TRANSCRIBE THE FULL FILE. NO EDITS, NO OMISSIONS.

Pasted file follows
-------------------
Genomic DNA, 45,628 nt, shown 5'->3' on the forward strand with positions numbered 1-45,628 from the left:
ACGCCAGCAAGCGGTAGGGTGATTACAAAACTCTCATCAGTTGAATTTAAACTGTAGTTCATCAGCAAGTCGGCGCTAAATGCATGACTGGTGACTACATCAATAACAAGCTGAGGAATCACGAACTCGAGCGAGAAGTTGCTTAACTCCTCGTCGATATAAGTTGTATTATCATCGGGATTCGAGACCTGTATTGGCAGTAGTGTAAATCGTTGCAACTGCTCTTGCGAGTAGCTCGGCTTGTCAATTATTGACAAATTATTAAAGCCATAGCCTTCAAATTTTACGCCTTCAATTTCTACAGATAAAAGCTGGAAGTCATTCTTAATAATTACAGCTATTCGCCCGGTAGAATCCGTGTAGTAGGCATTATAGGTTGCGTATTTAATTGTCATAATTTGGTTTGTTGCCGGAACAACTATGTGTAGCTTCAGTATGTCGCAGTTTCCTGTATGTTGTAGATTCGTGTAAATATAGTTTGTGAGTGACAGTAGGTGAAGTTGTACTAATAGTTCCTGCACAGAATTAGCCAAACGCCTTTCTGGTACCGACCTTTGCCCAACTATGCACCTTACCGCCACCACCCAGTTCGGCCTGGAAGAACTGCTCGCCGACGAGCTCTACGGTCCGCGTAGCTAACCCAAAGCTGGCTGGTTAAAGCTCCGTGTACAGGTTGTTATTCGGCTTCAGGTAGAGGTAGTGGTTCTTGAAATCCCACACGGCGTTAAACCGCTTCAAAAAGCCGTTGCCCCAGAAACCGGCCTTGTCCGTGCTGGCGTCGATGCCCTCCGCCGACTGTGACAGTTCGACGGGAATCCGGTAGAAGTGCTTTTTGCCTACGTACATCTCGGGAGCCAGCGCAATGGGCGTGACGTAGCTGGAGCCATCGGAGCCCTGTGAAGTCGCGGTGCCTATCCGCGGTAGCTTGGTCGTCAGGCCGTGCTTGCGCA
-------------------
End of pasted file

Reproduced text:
Genomic DNA, 45,628 nt, shown 5'->3' on the forward strand with positions numbered 1-45,628 from the left:
ACGCCAGCAAGCGGTAGGGTGATTACAAAACTCTCATCAGTTGAATTTAAACTGTAGTTCATCAGCAAGTCGGCGCTAAATGCATGACTGGTGACTACATCAATAACAAGCTGAGGAATCACGAACTCGAGCGAGAAGTTGCTTAACTCCTCGTCGATATAAGTTGTATTATCATCGGGATTCGAGACCTGTATTGGCAGTAGTGTAAATCGTTGCAACTGCTCTTGCGAGTAGCTCGGCTTGTCAATTATTGACAAATTATTAAAGCCATAGCCTTCAAATTTTACGCCTTCAATTTCTACAGATAAAAGCTGGAAGTCATTCTTAATAATTACAGCTATTCGCCCGGTAGAATCCGTGTAGTAGGCATTATAGGTTGCGTATTTAATTGTCATAATTTGGTTTGTTGCCGGAACAACTATGTGTAGCTTCAGTATGTCGCAGTTTCCTGTATGTTGTAGATTCGTGTAAATATAGTTTGTGAGTGACAGTAGGTGAAGTTGTACTAATAGTTCCTGCACAGAATTAGCCAAACGCCTTTCTGGTACCGACCTTTGCCCAACTATGCACCTTACCGCCACCACCCAGTTCGGCCTGGAAGAACTGCTCGCCGACGAGCTCTACGGTCCGCGTAGCTAACCCAAAGCTGGCTGGTTAAAGCTCCGTGTACAGGTTGTTATTCGGCTTCAGGTAGAGGTAGTGGTTCTTGAAATCCCACACGGCGTTAAACCGCTTCAAAAAGCCGTTGCCCCAGAAACCGGCCTTGTCCGTGCTGGCGTCGATGCCCTCCGCCGACTGTGACAGTTCGACGGGAATCCGGTAGAAGTGCTTTTTGCCTACGTACATCTCGGGAGCCAGCGCAATGGGCGTGACGTAGCTGGAGCCATCGGAGCCCTGTGAAGTCGCGGTGCCTATCCGCGGTAGCTTGGTCGTCAGGCCGTGCTTGCGCA